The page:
A study shows the disease came from the market we were first told it had.

    Science:

    Understanding how severe acute respiratory syndrome coronavirus 2 (SARS-CoV-2) emerged in 2019 is critical to preventing zoonotic outbreaks before they become the next pandemic. The Huanan Seafood Wholesale Market in Wuhan, China, was identified as a likely source of cases in early reports but later this conclusion became controversial. We show the earliest known COVID-19 cases from December 2019, including those without reported direct links, were geographically centered on this market. We report that live SARS-CoV-2 susceptible mammals were sold at the market in late 2019 and, within the market, SARS-CoV-2-positive environmental samples were spatially associated with vendors selling live mammals. While there is insufficient evidence to define upstream events, and exact circumstances remain obscure, our analyses indicate that the emergence of SARS-CoV-2 occurred via the live wildlife trade in China, and show that the Huanan market was the epicenter of the COVID-19 pandemic.

  • Second-hand luxury watches flood the market as the crypto collapse continues

    If you have ever wanted a Rolex Daytona or a Patek Phillipe wristwatch, now may be the time. As so many crypto millionaires have lost their nut, the market has been flooded with second-hand luxury watches.

    I have always wanted a Daytona with a meteorite face. The only watches that won't get your arm chopped off in my neighborhood, however, are the Apple Watch. Tracking features deter folks.

    Bloomberg:

    The collapse in cryptocurrencies is easing supply of the most sought after watches on the second-hand market, depressing prices for hard-to get-Patek Philippe and Rolex models.

    The supply of trophy watches such as the Rolex Daytona or Patek Nautilus 5711A "is now much larger," online-watch trading platform Chrono24 said in an emailed statement.

    The recent swoon in cryptocurrency valuations "has directly impacted pricing of luxury watches from brands like Rolex and Patek Philippe," said the company, which is based in Karlsruhe, Germany, and has more than half a million watches listed for sale on its website.

  • Fascinating Horror on the Apollo One disaster

    The tragic fire aboard Apollo One during a launch rehearsal test on January 27, 1967, forever changed NASA. All three crew members, Gus Grissom, Ed White, and Roger B. Chafee, perished in what was considered a non-hazardous test. Here is Fascinating Horror's documentary of the events:

    Wikipedia:

    Apollo 1, initially designated AS-204, was the first crewed mission of the Apollo program,[1] the American undertaking to land the first man on the Moon. It was planned to launch on February 21, 1967, as the first low Earth orbital test of the Apollo command and service module. The mission never flew; a cabin fire during a launch rehearsal test at Cape Kennedy Air Force Station Launch Complex 34 on January 27 killed all three crew members—Command Pilot Gus Grissom, Senior Pilot Ed White, and Pilot Roger B. Chaffee—and destroyed the command module (CM). The name Apollo 1, chosen by the crew, was made official by NASA in their honor after the fire.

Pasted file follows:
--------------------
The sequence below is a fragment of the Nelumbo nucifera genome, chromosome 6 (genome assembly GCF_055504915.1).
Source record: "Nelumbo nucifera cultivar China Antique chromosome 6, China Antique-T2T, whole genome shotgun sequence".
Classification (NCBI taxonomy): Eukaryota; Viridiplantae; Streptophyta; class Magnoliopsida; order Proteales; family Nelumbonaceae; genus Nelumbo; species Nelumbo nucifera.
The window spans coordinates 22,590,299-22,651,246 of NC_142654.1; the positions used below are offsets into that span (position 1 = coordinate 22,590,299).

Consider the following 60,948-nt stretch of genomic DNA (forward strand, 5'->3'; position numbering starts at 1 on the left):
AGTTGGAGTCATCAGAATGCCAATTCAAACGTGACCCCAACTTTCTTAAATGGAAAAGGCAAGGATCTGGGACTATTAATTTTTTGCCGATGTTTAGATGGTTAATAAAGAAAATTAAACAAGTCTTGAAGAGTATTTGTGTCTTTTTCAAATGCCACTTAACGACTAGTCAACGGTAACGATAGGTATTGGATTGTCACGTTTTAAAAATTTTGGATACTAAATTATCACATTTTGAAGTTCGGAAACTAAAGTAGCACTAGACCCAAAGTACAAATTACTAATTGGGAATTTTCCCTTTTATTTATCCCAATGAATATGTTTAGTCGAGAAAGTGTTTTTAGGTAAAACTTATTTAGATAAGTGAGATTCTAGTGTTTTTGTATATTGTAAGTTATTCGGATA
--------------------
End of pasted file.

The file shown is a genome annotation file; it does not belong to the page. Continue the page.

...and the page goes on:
Immediately after the fire, NASA convened an Accident Review Board to determine the cause of the fire, and both chambers of the United States Congress conducted their own committee inquiries to oversee NASA's investigation. The ignition source of the fire was determined to be electrical, and the fire spread rapidly due to combustible nylon material and the high-pressure pure oxygen cabin atmosphere. Rescue was prevented by the plug door hatch, which could not be opened against the internal pressure of the cabin. Because the rocket was unfueled, the test had not been considered hazardous, and emergency preparedness for it was poor.

    During the Congressional investigation, Senator Walter Mondale publicly revealed a NASA internal document citing problems with prime Apollo contractor North American Aviation, which became known as the Phillips Report. This disclosure embarrassed NASA Administrator James E. Webb, who was unaware of the document's existence, and attracted controversy to the Apollo program. Despite congressional displeasure at NASA's lack of openness, both congressional committees ruled that the issues raised in the report had no bearing on the accident.

    Crewed Apollo flights were suspended for twenty months while the command module's hazards were addressed. However, the development and uncrewed testing of the lunar module (LM) and Saturn V rocket continued. The Saturn IB launch vehicle for Apollo 1, SA-204, was used for the first LM test flight, Apollo 5. The first successful crewed Apollo mission was flown by Apollo 1's backup crew on Apollo 7 in October 1968.